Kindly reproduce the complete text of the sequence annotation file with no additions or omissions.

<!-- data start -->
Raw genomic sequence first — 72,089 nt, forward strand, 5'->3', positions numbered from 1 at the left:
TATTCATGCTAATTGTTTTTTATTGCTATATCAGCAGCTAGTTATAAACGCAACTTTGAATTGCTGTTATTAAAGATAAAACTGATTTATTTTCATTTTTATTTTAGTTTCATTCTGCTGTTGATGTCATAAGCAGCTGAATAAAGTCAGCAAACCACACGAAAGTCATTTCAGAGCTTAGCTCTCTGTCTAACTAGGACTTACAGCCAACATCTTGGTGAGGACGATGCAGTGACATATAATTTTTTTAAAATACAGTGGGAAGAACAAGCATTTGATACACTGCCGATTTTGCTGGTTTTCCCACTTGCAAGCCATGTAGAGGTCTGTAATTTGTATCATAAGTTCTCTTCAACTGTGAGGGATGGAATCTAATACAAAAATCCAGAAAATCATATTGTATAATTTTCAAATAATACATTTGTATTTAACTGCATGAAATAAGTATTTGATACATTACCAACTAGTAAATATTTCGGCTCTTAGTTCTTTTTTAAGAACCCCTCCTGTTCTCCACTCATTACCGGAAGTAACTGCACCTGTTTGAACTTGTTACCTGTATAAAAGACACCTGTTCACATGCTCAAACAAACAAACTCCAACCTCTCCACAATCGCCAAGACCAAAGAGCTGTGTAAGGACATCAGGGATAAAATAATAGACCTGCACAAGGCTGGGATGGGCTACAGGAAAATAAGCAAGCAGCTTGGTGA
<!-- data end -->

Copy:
Raw genomic sequence first — 72,089 nt, forward strand, 5'->3', positions numbered from 1 at the left:
TATTCATGCTAATTGTTTTTTATTGCTATATCAGCAGCTAGTTATAAACGCAACTTTGAATTGCTGTTATTAAAGATAAAACTGATTTATTTTCATTTTTATTTTAGTTTCATTCTGCTGTTGATGTCATAAGCAGCTGAATAAAGTCAGCAAACCACACGAAAGTCATTTCAGAGCTTAGCTCTCTGTCTAACTAGGACTTACAGCCAACATCTTGGTGAGGACGATGCAGTGACATATAATTTTTTTAAAATACAGTGGGAAGAACAAGCATTTGATACACTGCCGATTTTGCTGGTTTTCCCACTTGCAAGCCATGTAGAGGTCTGTAATTTGTATCATAAGTTCTCTTCAACTGTGAGGGATGGAATCTAATACAAAAATCCAGAAAATCATATTGTATAATTTTCAAATAATACATTTGTATTTAACTGCATGAAATAAGTATTTGATACATTACCAACTAGTAAATATTTCGGCTCTTAGTTCTTTTTTAAGAACCCCTCCTGTTCTCCACTCATTACCGGAAGTAACTGCACCTGTTTGAACTTGTTACCTGTATAAAAGACACCTGTTCACATGCTCAAACAAACAAACTCCAACCTCTCCACAATCGCCAAGACCAAAGAGCTGTGTAAGGACATCAGGGATAAAATAATAGACCTGCACAAGGCTGGGATGGGCTACAGGAAAATAAGCAAGCAGCTTGGTGA